Archive: 2007

1
“Waiver of Subrogation” Clauses Do Not Bar Actions Arising Out of Gross Negligence or Violation of Statute or Regulation
2
Washington Supreme Court Re-Affirms Mike M. Johnson Rules Regarding Waiver of Contractual Claims Provisions
3
No Need for “Base of Operations” Within Municipality in Order for Contractor to be Subject to Business Privilege Tax
4
Plaintiff Wins Recovery in Quantum Meruit for Heating and Cooling Services Provided
5
Mechanic’s Lien on Owner’s Real Estate Not Precluded Where Contract is Made with Party Other than Owner, but with Owner’s Consent
6
Court Denies Summary Judgment in Insurance Dispute Concerning Indemnification for Wrongful Death Claim
7
Court Strictly Interprets Notice Requirements in Construction Contract
8
No Victory for Plaintiff Where Renovations Were Made in Good Faith
9
Court Awards Attorneys’ Fees in Breach of Contract Action
10
Subcontractor Forfeited Right to Damages by Abandoning Project Prior to Completion

“Waiver of Subrogation” Clauses Do Not Bar Actions Arising Out of Gross Negligence or Violation of Statute or Regulation

Am. Ins. Co. v. Siena Constr. Co., 2007 WL 4711517 (Mass. Super. Ct. Dec. 24, 2007)

In this case, the Superior Court considered two consolidated cases that both arose out of an explosion of a newly constructed building.  In both cases the plaintiffs were insurance companies acting as subrogees.  Defendants (general contractors and subcontractors) moved for summary judgment on the ground that recovery was barred by “Waiver of Subrogation” clauses found in the contracts.  The plaintiffs argued that the waiver of subrogation clause did not extend to damages caused by a defendant’s gross negligence or its violation of a statute or regulation.  In addition, they argued that the subcontractors were not protected by the waiver of subrogation clause.

The original judge in the case held that analogous case law concerning exculpatory clauses supported a denial of defendants’ summary judgment motion.  The judge also held that, by its terms, the waiver of subrogation clause did not include subcontractors.  In the consolidated case, the new judge accepted the rulings of prior judge and the motions for summary judgment were allowed in part and denied in part.  Plaintiffs’ claims were allowed to proceed but as to defendants with valid waiver of subrogation clauses (contractors not subcontractors) recovery was limited to damages arising from defendant’s gross negligence, or negligence premised on a violation of statute or regulation.

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Washington Supreme Court Re-Affirms Mike M. Johnson Rules Regarding Waiver of Contractual Claims Provisions

Am. Safety Cas. Ins. Co. v. Olympia, 162 Wash.2d 762, 174 P.3d 54 (2007)

The Washington Supreme Court affirmed summary judgment for the City of Olympia against American Safety Casualty Insurance Company where the contractor (whose rights the surety was pursuing) failed to comply with contractual notice procedures.  During construction, the contractor had written letters purporting to reserve its right to bring a claim at a later date.  The contractor defaulted, and the surety completed the job.  After completion, the surety presented Olympia with a Request for Equitable Adjustment.  Though Olympia expressed a willingness to enter into negotiations if the surety provided sufficient supporting documentation, Olympia ultimately rejected the surety’s claim for failing to comply with the contract’s claims provisions.  When the surety filed suit, the Thurston County Superior Court granted Olympia summary judgment, which was then overturned by Division Two. Read More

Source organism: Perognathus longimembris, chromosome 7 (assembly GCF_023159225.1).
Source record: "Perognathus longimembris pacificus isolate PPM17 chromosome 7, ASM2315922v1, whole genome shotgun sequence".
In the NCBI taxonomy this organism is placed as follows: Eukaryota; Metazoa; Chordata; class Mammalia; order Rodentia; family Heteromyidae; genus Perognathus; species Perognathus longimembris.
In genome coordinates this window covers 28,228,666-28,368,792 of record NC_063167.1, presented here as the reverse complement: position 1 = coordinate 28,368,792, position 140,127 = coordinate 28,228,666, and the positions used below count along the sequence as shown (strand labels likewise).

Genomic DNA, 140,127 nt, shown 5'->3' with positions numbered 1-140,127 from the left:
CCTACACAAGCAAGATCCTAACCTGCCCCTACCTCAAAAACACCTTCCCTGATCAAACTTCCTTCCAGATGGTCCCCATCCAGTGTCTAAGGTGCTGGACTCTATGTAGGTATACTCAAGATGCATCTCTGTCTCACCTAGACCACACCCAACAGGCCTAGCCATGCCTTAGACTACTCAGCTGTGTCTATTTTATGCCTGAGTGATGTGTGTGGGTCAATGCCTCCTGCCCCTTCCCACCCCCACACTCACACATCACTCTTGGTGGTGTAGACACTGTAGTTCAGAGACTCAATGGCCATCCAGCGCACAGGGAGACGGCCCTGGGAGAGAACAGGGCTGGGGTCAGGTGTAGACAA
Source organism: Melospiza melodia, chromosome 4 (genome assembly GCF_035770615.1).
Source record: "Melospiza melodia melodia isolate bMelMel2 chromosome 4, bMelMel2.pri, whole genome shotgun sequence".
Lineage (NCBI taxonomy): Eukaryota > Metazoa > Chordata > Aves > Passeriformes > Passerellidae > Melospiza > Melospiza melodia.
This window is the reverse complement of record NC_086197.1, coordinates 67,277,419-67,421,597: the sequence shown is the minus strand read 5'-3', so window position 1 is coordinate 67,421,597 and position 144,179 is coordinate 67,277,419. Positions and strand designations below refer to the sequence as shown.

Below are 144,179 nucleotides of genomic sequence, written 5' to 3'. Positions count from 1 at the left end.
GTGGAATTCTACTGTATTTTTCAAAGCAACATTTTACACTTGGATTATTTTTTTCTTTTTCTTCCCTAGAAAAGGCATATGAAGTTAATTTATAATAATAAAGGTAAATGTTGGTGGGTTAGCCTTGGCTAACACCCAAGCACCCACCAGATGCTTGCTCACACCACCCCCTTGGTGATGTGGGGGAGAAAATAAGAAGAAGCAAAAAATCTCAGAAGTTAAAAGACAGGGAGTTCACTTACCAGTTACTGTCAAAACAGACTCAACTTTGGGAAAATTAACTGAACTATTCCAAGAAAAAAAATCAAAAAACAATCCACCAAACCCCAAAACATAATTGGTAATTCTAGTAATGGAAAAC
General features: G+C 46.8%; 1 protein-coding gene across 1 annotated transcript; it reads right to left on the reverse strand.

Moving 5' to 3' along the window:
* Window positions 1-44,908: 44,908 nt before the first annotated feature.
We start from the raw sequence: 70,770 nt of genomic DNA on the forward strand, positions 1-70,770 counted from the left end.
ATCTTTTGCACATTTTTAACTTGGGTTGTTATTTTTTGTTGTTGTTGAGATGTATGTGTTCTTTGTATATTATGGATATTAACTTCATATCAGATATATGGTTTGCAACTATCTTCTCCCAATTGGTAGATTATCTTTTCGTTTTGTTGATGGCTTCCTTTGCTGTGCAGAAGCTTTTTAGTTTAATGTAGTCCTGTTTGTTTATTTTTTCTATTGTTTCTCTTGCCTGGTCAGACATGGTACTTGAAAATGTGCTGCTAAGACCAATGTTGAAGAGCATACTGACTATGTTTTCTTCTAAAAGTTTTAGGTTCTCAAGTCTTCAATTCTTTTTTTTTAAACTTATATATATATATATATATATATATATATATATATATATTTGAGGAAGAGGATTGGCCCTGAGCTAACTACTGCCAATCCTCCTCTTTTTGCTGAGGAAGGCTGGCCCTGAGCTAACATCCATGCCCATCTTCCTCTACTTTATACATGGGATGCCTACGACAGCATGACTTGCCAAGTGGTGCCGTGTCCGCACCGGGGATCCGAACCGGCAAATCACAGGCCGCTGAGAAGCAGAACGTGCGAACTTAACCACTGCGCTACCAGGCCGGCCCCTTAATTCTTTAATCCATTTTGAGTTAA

No Need for “Base of Operations” Within Municipality in Order for Contractor to be Subject to Business Privilege Tax

V.L. Rendina, Inc. v. City of Harrisburg, 938 A.2d 988 (Pa. 2007)

In this case, a plurality of the Pennsylvania Supreme Court held that a municipality may apply its business privilege tax to the gross receipts from construction work performed within its borders regardless of whether the contractor maintained a “base of operations” within the municipality.  Reversing a Commonwealth Court decision in favor of the construction company, the majority focused on whether the company’s activities in Harrisburg fell within the definitive of “business” contained in the City’s tax ordinance. Read More

Plaintiff Wins Recovery in Quantum Meruit for Heating and Cooling Services Provided

Capital Heat, Inc. v. Buchheit, 848 N.Y.S.2d 481 (N.Y. App. Div. 2007)

In this case, the court awarded recovery in quantum meruit to plaintiff for heating and cooling services it had provided at the defendant’s residence.  The court explained that:  (i) by issuing invoices, (ii) the plaintiff established an expectation that it would receive payment for its services, (iii) the invoices established the reasonable value of those services, and (iv) the defendant did not dispute that the plaintiff performed the heating and cooling work in good faith or of acceptable quality.